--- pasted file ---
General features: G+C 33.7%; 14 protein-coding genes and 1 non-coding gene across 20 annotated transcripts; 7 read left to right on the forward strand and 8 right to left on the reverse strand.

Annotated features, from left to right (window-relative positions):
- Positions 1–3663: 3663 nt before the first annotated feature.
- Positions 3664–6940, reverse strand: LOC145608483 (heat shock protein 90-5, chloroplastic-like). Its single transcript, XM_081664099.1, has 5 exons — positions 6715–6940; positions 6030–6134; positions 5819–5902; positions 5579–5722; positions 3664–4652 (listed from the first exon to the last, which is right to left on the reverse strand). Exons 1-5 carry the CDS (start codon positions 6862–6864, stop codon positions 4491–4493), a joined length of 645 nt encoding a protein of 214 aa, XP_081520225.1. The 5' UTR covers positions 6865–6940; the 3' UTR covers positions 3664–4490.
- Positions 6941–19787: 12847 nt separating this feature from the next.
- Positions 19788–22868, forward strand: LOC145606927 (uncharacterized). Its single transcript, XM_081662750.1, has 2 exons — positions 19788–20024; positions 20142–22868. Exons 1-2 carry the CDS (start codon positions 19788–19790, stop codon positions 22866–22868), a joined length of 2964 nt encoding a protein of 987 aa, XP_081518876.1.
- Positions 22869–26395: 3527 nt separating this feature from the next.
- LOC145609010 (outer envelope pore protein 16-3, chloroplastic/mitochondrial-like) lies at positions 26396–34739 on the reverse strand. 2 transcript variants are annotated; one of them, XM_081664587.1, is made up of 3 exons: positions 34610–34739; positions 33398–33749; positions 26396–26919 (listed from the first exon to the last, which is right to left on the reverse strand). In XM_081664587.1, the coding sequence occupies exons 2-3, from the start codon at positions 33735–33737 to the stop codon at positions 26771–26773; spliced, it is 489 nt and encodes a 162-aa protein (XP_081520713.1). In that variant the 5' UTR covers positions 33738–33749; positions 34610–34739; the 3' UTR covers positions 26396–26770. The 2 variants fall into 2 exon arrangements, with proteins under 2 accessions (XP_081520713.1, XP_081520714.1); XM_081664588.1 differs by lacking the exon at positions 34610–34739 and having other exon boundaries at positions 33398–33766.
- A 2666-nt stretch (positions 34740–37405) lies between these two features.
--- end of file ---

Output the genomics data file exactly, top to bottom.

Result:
General features: G+C 33.7%; 14 protein-coding genes and 1 non-coding gene across 20 annotated transcripts; 7 read left to right on the forward strand and 8 right to left on the reverse strand.

Annotated features, from left to right (window-relative positions):
- Positions 1–3663: 3663 nt before the first annotated feature.
- Positions 3664–6940, reverse strand: LOC145608483 (heat shock protein 90-5, chloroplastic-like). Its single transcript, XM_081664099.1, has 5 exons — positions 6715–6940; positions 6030–6134; positions 5819–5902; positions 5579–5722; positions 3664–4652 (listed from the first exon to the last, which is right to left on the reverse strand). Exons 1-5 carry the CDS (start codon positions 6862–6864, stop codon positions 4491–4493), a joined length of 645 nt encoding a protein of 214 aa, XP_081520225.1. The 5' UTR covers positions 6865–6940; the 3' UTR covers positions 3664–4490.
- Positions 6941–19787: 12847 nt separating this feature from the next.
- Positions 19788–22868, forward strand: LOC145606927 (uncharacterized). Its single transcript, XM_081662750.1, has 2 exons — positions 19788–20024; positions 20142–22868. Exons 1-2 carry the CDS (start codon positions 19788–19790, stop codon positions 22866–22868), a joined length of 2964 nt encoding a protein of 987 aa, XP_081518876.1.
- Positions 22869–26395: 3527 nt separating this feature from the next.
- LOC145609010 (outer envelope pore protein 16-3, chloroplastic/mitochondrial-like) lies at positions 26396–34739 on the reverse strand. 2 transcript variants are annotated; one of them, XM_081664587.1, is made up of 3 exons: positions 34610–34739; positions 33398–33749; positions 26396–26919 (listed from the first exon to the last, which is right to left on the reverse strand). In XM_081664587.1, the coding sequence occupies exons 2-3, from the start codon at positions 33735–33737 to the stop codon at positions 26771–26773; spliced, it is 489 nt and encodes a 162-aa protein (XP_081520713.1). In that variant the 5' UTR covers positions 33738–33749; positions 34610–34739; the 3' UTR covers positions 26396–26770. The 2 variants fall into 2 exon arrangements, with proteins under 2 accessions (XP_081520713.1, XP_081520714.1); XM_081664588.1 differs by lacking the exon at positions 34610–34739 and having other exon boundaries at positions 33398–33766.
- A 2666-nt stretch (positions 34740–37405) lies between these two features.